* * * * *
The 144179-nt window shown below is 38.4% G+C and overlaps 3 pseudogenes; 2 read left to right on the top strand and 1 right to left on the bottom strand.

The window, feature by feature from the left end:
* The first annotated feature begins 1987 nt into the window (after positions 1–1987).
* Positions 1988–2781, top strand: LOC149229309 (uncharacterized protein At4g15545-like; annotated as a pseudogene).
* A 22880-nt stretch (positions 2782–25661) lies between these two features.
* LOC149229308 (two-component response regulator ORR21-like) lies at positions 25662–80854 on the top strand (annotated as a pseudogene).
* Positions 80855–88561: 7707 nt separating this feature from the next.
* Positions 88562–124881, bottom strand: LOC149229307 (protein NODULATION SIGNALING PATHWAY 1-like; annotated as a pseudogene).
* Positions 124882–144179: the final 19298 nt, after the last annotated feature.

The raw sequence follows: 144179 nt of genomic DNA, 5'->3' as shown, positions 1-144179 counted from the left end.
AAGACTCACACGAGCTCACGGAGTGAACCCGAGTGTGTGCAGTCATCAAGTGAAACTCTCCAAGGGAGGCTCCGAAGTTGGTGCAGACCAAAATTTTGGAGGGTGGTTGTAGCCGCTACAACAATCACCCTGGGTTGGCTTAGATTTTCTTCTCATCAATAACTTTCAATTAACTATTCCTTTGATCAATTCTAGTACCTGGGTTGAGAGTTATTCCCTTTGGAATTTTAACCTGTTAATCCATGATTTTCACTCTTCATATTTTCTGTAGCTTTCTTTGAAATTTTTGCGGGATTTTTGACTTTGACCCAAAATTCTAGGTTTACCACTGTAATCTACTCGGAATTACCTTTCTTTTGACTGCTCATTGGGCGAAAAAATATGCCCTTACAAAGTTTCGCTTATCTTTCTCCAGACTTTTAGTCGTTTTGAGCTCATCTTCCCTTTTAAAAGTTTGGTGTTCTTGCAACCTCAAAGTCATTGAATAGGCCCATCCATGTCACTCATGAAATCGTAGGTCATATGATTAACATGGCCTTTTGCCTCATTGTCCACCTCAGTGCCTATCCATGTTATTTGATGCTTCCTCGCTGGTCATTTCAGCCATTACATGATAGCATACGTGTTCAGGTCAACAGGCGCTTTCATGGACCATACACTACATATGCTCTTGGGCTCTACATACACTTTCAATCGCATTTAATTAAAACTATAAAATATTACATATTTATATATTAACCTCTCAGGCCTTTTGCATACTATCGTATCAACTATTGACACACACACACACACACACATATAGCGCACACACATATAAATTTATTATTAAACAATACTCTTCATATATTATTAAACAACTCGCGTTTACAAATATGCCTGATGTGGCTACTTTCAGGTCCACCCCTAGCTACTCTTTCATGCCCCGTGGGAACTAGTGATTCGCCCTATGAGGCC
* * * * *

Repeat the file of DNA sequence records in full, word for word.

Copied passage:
The 144179-nt window shown below is 38.4% G+C and overlaps 3 pseudogenes; 2 read left to right on the top strand and 1 right to left on the bottom strand.

The window, feature by feature from the left end:
* The first annotated feature begins 1987 nt into the window (after positions 1–1987).
* Positions 1988–2781, top strand: LOC149229309 (uncharacterized protein At4g15545-like; annotated as a pseudogene).
* A 22880-nt stretch (positions 2782–25661) lies between these two features.
* LOC149229308 (two-component response regulator ORR21-like) lies at positions 25662–80854 on the top strand (annotated as a pseudogene).
* Positions 80855–88561: 7707 nt separating this feature from the next.
* Positions 88562–124881, bottom strand: LOC149229307 (protein NODULATION SIGNALING PATHWAY 1-like; annotated as a pseudogene).
* Positions 124882–144179: the final 19298 nt, after the last annotated feature.

The raw sequence follows: 144179 nt of genomic DNA, 5'->3' as shown, positions 1-144179 counted from the left end.
AAGACTCACACGAGCTCACGGAGTGAACCCGAGTGTGTGCAGTCATCAAGTGAAACTCTCCAAGGGAGGCTCCGAAGTTGGTGCAGACCAAAATTTTGGAGGGTGGTTGTAGCCGCTACAACAATCACCCTGGGTTGGCTTAGATTTTCTTCTCATCAATAACTTTCAATTAACTATTCCTTTGATCAATTCTAGTACCTGGGTTGAGAGTTATTCCCTTTGGAATTTTAACCTGTTAATCCATGATTTTCACTCTTCATATTTTCTGTAGCTTTCTTTGAAATTTTTGCGGGATTTTTGACTTTGACCCAAAATTCTAGGTTTACCACTGTAATCTACTCGGAATTACCTTTCTTTTGACTGCTCATTGGGCGAAAAAATATGCCCTTACAAAGTTTCGCTTATCTTTCTCCAGACTTTTAGTCGTTTTGAGCTCATCTTCCCTTTTAAAAGTTTGGTGTTCTTGCAACCTCAAAGTCATTGAATAGGCCCATCCATGTCACTCATGAAATCGTAGGTCATATGATTAACATGGCCTTTTGCCTCATTGTCCACCTCAGTGCCTATCCATGTTATTTGATGCTTCCTCGCTGGTCATTTCAGCCATTACATGATAGCATACGTGTTCAGGTCAACAGGCGCTTTCATGGACCATACACTACATATGCTCTTGGGCTCTACATACACTTTCAATCGCATTTAATTAAAACTATAAAATATTACATATTTATATATTAACCTCTCAGGCCTTTTGCATACTATCGTATCAACTATTGACACACACACACACACACACATATAGCGCACACACATATAAATTTATTATTAAACAATACTCTTCATATATTATTAAACAACTCGCGTTTACAAATATGCCTGATGTGGCTACTTTCAGGTCCACCCCTAGCTACTCTTTCATGCCCCGTGGGAACTAGTGATTCGCCCTATGAGGCC